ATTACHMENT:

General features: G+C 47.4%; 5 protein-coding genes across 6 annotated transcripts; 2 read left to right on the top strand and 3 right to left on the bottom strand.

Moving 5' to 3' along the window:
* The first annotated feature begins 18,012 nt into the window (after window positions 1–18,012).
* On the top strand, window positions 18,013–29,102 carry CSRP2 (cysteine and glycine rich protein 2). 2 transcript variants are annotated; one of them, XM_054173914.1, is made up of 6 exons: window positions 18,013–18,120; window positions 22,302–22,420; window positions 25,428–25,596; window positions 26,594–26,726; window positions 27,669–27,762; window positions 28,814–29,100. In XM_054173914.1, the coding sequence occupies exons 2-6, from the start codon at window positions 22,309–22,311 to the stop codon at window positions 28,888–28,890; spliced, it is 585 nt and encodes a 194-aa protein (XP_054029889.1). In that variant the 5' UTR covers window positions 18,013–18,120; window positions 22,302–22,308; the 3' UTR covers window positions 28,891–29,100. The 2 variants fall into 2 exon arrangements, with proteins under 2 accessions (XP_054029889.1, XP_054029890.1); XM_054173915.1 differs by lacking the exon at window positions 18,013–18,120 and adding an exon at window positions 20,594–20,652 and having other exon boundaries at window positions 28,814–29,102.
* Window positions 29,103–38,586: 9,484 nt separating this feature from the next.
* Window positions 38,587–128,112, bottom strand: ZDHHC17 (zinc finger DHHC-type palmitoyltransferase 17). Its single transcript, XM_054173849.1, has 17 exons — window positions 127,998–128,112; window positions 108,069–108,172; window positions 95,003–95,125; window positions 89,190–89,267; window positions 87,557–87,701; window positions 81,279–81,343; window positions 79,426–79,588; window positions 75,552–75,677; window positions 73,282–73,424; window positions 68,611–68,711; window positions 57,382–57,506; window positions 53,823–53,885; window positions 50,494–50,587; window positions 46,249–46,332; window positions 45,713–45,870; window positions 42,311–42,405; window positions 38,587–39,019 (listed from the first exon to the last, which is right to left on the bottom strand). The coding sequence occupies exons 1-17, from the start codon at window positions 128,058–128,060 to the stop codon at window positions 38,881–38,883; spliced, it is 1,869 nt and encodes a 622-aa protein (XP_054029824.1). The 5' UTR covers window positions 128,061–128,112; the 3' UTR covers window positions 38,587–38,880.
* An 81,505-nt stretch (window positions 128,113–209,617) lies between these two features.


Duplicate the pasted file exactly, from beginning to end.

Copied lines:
General features: G+C 47.4%; 5 protein-coding genes across 6 annotated transcripts; 2 read left to right on the top strand and 3 right to left on the bottom strand.

Moving 5' to 3' along the window:
* The first annotated feature begins 18,012 nt into the window (after window positions 1–18,012).
* On the top strand, window positions 18,013–29,102 carry CSRP2 (cysteine and glycine rich protein 2). 2 transcript variants are annotated; one of them, XM_054173914.1, is made up of 6 exons: window positions 18,013–18,120; window positions 22,302–22,420; window positions 25,428–25,596; window positions 26,594–26,726; window positions 27,669–27,762; window positions 28,814–29,100. In XM_054173914.1, the coding sequence occupies exons 2-6, from the start codon at window positions 22,309–22,311 to the stop codon at window positions 28,888–28,890; spliced, it is 585 nt and encodes a 194-aa protein (XP_054029889.1). In that variant the 5' UTR covers window positions 18,013–18,120; window positions 22,302–22,308; the 3' UTR covers window positions 28,891–29,100. The 2 variants fall into 2 exon arrangements, with proteins under 2 accessions (XP_054029889.1, XP_054029890.1); XM_054173915.1 differs by lacking the exon at window positions 18,013–18,120 and adding an exon at window positions 20,594–20,652 and having other exon boundaries at window positions 28,814–29,102.
* Window positions 29,103–38,586: 9,484 nt separating this feature from the next.
* Window positions 38,587–128,112, bottom strand: ZDHHC17 (zinc finger DHHC-type palmitoyltransferase 17). Its single transcript, XM_054173849.1, has 17 exons — window positions 127,998–128,112; window positions 108,069–108,172; window positions 95,003–95,125; window positions 89,190–89,267; window positions 87,557–87,701; window positions 81,279–81,343; window positions 79,426–79,588; window positions 75,552–75,677; window positions 73,282–73,424; window positions 68,611–68,711; window positions 57,382–57,506; window positions 53,823–53,885; window positions 50,494–50,587; window positions 46,249–46,332; window positions 45,713–45,870; window positions 42,311–42,405; window positions 38,587–39,019 (listed from the first exon to the last, which is right to left on the bottom strand). The coding sequence occupies exons 1-17, from the start codon at window positions 128,058–128,060 to the stop codon at window positions 38,881–38,883; spliced, it is 1,869 nt and encodes a 622-aa protein (XP_054029824.1). The 5' UTR covers window positions 128,061–128,112; the 3' UTR covers window positions 38,587–38,880.
* An 81,505-nt stretch (window positions 128,113–209,617) lies between these two features.